This is first in series of posts where I will share some of my (unfortunately, mostly negative) experiences with brands, with a purpose to highlight my learnings in designing services and managing customer experience. Will welcome contributions and experiences from others as well.
This one has to do with Airtel and there newly launched slew of mobile payment services (yes, the nice tv campaigns) through mChek. One of the services they have is that a postpaid subscriber can topup another prepaid account using credit card through the cell phone. My mom still uses a prepaid account, and I decided this was a convenient way for me to top her account up – so I paid Rs 250 (the signup and payment process was a bit clunky, but this post is not about that), promptly got a receipt for Rs 250, and then on my mom’s cell, got a message that her account had been topped up for Rs 50! I thought the software had missed a leading “2” somewhere 🙂
I called Airtel customer service, and they promised to have a call back to me in 24 hours. I didnt get one for over 48 hours when I called them back. I was promised a call back in 1 hour, and again didnt hear back for over 2 hours. I called back – unfortunately, no one there seemed to have a clue what had happened. The supervisor suggested different options – I could wait for my credit card bill, and may be it was charged only Rs 50. Or perhaps call the prepaid customer service line (its a treasure hunt trying to find the operator option there). Or may be take my sms receipt for Rs 250 to an Airtel outlet and show it to them (with no idea of what they would do once they see it). Almost saying, “Just get the monkey off my back!”. He promised he will have his supervisor call back, and by now I knew what that meant.
So I figured I had to resort calling up friends in Airtel and mChek. What I heard back is this – for Rs 250 payment, the talktime is only Rs 50 – Airtel deducts Rs 195 (including tax) out of Rs 250 as service charge! 80% service charge and no mentioned of that on the web site!? Sanjay from mChek clarified that if I had recharged for Rs 100/255/300/500, there would have been no service charge – what was this? A game of roulette? And tomorrow, these zero service charge promotion price points may change with no intimation to customers. Will there be an invisible service charge tomorrow for other payment services – you’ll never know until you pay and figure it out!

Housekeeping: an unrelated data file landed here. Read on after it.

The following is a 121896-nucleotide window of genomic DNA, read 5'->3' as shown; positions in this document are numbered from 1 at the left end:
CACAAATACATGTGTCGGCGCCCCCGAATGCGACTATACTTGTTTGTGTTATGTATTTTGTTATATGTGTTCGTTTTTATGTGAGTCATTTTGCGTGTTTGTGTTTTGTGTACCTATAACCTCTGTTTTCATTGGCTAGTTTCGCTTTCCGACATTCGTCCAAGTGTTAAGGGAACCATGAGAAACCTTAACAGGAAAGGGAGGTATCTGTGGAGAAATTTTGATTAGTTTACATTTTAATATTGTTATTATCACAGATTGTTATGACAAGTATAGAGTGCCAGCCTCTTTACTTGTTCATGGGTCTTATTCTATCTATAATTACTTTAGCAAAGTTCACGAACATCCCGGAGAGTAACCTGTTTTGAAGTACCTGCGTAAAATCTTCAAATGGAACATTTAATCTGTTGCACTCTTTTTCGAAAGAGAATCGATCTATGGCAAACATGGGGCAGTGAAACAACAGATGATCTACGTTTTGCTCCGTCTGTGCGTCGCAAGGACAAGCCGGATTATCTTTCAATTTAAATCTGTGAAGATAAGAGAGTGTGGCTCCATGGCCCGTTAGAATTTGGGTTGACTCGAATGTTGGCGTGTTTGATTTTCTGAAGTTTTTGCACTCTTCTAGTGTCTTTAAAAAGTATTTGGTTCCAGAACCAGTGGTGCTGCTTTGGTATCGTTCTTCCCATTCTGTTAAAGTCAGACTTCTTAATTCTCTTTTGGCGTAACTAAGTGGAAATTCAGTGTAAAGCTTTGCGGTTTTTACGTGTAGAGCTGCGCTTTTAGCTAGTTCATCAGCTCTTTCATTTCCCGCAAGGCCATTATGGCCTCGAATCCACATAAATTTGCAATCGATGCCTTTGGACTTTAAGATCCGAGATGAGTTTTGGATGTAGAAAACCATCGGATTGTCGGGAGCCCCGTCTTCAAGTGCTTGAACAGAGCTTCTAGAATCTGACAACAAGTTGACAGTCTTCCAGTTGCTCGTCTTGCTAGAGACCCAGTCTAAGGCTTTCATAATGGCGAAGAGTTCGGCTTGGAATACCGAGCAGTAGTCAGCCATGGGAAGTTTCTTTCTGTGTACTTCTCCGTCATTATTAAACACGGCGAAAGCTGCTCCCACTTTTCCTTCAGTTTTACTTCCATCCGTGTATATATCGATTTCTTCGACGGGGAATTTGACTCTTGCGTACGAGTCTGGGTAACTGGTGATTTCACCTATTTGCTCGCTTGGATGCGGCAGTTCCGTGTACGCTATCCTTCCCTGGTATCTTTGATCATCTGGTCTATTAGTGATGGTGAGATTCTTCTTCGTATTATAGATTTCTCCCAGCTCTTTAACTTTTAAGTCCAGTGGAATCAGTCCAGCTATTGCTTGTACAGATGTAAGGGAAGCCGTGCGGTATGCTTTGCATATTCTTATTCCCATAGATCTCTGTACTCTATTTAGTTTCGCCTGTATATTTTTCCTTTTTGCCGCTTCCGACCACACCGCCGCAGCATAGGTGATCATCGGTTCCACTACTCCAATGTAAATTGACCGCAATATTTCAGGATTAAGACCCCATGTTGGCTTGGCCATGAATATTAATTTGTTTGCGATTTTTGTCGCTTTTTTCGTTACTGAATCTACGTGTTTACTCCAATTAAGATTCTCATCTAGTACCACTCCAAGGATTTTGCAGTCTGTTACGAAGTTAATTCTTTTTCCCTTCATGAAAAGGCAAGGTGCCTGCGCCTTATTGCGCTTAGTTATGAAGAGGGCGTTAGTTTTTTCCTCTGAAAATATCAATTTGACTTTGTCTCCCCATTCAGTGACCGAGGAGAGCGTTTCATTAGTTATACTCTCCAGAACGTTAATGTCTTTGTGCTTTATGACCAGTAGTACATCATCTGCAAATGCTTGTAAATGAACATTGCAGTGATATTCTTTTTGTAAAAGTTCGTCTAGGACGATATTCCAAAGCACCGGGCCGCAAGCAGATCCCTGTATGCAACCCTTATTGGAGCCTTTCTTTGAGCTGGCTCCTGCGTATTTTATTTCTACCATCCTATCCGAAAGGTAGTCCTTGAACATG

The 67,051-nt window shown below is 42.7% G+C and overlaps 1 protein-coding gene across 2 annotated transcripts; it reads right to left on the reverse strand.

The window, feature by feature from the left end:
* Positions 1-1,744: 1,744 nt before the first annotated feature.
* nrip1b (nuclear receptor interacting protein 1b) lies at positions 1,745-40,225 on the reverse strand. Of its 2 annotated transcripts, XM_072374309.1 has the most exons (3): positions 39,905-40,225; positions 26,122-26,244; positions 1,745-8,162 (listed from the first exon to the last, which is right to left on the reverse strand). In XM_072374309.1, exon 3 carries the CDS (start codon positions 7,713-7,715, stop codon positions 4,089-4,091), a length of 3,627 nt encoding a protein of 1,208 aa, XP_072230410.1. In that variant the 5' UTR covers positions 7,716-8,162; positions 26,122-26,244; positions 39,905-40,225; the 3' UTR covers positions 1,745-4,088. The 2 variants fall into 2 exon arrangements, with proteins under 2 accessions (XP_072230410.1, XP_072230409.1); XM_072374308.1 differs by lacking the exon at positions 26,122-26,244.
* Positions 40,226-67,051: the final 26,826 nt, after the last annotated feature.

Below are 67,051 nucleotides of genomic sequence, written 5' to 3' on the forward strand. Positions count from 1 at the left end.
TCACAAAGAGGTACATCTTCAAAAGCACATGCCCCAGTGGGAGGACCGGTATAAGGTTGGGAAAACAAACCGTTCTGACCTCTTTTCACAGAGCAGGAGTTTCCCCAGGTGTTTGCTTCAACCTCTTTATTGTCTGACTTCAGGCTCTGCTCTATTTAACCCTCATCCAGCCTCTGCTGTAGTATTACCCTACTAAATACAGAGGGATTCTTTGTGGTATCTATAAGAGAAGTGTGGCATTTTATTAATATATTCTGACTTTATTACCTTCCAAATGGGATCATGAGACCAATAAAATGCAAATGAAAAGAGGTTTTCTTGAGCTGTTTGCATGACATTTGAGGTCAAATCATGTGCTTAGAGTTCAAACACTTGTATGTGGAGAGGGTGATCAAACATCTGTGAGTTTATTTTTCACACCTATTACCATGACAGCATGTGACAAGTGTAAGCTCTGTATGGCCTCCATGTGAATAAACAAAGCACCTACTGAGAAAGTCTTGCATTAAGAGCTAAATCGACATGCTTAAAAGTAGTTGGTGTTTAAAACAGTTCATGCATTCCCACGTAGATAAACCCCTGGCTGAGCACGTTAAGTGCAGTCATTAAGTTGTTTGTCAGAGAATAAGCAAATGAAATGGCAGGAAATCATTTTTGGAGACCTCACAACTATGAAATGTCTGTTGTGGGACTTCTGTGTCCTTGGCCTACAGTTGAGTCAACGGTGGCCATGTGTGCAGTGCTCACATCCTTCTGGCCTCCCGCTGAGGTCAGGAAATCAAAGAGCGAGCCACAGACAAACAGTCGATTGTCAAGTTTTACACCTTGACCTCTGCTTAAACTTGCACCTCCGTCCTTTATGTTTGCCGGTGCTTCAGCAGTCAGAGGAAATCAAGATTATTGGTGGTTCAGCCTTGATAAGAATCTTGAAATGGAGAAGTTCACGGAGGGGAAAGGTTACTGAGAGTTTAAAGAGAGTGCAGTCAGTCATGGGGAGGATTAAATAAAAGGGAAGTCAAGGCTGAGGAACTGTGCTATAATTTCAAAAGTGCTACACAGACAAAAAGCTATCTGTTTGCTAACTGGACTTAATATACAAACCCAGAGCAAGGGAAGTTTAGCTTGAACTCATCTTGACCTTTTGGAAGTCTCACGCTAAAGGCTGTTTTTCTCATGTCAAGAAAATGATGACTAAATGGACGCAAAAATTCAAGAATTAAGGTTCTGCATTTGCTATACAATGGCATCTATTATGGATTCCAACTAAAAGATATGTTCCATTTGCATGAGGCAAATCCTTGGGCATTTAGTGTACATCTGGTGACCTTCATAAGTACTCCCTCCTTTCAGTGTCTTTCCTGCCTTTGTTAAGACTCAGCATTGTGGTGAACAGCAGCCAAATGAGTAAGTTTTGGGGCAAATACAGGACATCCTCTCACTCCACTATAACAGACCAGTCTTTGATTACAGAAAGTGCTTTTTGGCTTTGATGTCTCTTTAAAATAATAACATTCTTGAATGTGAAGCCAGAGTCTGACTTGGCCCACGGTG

Here are my learnings:
- Don’t rip customers off – it never pays.
- Establish trust – will I use this service again? or will I see every Airtel promotion and think of what the catch is? My friend at Airtel told me this is the same service charge that is applicable offline. But the point is – when I go to the retailer, I can have a conversation regarding this. Here, I can’t.
- Be transparent – why was there no intimation of service charge either on the website or during the transaction?
- Train customer service – these guys had no clue as to how to handle calls relating to mChek. The people who designed the service knew instantaneously. The fact that they never lived up to their call back commitments made things worse.
- Control damage – my friend at concerned organization asked me to hold off writing this post for a day. I did. No communication.
Actually, another learning – I landed up waiting for three days instead of one. It helped – instead of a vicious customer complaint, it helped me think of what I can learn from this experience, and the lessons certainly have been worth more than Rs 200! Feedback welcome.
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